CD4+ T-cell count is known to vary by race in HIV-negative individuals. While people of certain races, such as blacks and Asians, continue to be disproportionately burdened by HIV/AIDS, they remain under-represented in most HIV clinical studies. Recent studies suggest that CD4+ count evolution in HIV, before and after therapy, may differ by race. In this review, we summarize the evidence from prospective cohorts comparing CD4+ count trajectories by race, and whether it is of any clinical significance. We find that although minor differences in CD4+ count trajectories exist between people of diverse races, socioeconomic, cultural and environmental differences are far more important in predicting clinical outcomes than racial differences in CD4+ count. Furthermore, current evidence does not support the need for any race or ethnicity-specific CD4+ thresholds for ART and prophylactic therapy initiation. Future long-term trials in racially diverse populations are required to substantiate these findings.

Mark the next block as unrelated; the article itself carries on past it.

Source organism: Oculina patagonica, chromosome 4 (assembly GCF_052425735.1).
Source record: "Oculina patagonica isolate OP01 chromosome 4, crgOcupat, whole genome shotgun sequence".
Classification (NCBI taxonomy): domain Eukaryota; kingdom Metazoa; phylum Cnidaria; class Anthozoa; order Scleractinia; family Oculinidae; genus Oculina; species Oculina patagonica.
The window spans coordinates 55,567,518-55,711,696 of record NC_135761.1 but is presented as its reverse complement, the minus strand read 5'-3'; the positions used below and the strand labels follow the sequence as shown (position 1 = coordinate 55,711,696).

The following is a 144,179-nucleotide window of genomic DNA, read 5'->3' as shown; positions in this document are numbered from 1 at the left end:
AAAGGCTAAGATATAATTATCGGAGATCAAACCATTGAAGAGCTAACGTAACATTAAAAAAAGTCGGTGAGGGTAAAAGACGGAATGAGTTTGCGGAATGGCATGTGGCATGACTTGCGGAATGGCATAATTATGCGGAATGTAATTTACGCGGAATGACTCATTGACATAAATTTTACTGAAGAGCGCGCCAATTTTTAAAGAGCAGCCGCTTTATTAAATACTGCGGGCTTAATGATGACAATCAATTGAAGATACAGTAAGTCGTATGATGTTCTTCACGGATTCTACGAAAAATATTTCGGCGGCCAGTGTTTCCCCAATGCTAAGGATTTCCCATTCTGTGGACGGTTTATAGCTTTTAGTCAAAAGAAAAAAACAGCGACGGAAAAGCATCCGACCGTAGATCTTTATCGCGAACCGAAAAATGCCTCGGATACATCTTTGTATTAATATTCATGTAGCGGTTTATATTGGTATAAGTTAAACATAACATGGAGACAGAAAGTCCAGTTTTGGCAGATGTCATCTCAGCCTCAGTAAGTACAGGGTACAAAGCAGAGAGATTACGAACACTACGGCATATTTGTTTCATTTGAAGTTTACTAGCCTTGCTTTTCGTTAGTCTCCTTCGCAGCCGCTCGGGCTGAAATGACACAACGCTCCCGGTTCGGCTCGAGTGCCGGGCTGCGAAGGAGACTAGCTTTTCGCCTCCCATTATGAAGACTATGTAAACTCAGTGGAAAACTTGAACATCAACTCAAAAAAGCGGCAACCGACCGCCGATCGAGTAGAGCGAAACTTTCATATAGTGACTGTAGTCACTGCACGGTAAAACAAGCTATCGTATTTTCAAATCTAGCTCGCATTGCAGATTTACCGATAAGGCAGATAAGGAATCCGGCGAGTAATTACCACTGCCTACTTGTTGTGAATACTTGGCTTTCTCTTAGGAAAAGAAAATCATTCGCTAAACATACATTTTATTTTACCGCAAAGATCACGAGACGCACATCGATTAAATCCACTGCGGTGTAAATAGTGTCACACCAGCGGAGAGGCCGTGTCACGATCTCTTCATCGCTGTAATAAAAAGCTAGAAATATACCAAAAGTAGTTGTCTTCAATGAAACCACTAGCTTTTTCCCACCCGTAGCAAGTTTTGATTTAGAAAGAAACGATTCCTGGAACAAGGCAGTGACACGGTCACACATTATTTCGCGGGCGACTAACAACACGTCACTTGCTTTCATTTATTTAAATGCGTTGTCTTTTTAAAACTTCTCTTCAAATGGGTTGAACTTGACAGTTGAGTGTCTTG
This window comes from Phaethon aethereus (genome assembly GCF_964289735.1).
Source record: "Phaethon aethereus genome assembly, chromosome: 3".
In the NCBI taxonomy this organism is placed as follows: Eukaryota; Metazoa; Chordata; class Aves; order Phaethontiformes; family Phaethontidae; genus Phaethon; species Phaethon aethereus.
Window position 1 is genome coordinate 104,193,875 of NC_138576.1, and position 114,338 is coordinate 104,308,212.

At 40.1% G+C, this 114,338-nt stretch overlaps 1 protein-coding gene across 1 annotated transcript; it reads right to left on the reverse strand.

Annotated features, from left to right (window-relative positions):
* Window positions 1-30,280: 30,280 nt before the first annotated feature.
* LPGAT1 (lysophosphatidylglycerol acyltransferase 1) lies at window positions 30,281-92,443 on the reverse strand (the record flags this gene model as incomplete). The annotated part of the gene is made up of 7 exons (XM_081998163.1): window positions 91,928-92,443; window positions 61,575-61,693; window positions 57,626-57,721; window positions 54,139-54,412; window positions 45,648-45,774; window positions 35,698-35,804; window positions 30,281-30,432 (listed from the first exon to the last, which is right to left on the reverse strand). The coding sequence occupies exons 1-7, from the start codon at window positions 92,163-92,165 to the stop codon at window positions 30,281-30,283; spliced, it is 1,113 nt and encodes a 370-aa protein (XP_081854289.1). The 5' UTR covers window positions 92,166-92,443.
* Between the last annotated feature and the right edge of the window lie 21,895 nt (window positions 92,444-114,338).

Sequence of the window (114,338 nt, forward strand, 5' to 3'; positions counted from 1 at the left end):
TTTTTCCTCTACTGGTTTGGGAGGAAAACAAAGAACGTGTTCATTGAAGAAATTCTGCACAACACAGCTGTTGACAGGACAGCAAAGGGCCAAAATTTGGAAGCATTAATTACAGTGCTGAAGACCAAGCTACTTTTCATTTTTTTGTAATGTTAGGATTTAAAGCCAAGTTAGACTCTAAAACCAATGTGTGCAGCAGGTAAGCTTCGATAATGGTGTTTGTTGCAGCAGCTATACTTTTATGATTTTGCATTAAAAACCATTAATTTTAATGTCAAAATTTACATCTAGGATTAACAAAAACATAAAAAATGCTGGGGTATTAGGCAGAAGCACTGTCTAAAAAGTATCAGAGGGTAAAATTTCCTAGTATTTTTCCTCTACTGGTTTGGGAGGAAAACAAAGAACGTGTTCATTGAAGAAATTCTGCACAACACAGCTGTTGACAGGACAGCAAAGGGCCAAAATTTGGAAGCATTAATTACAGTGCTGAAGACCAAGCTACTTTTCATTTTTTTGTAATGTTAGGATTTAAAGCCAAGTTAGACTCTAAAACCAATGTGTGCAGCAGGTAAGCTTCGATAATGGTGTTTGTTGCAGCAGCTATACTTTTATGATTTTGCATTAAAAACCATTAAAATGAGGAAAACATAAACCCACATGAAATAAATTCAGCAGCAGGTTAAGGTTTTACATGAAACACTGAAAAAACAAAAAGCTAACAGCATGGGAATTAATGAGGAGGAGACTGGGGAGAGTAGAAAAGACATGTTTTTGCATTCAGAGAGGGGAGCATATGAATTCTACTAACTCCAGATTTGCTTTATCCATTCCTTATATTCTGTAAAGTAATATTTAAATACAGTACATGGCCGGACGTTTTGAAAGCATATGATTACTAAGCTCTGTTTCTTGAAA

- CD4 countn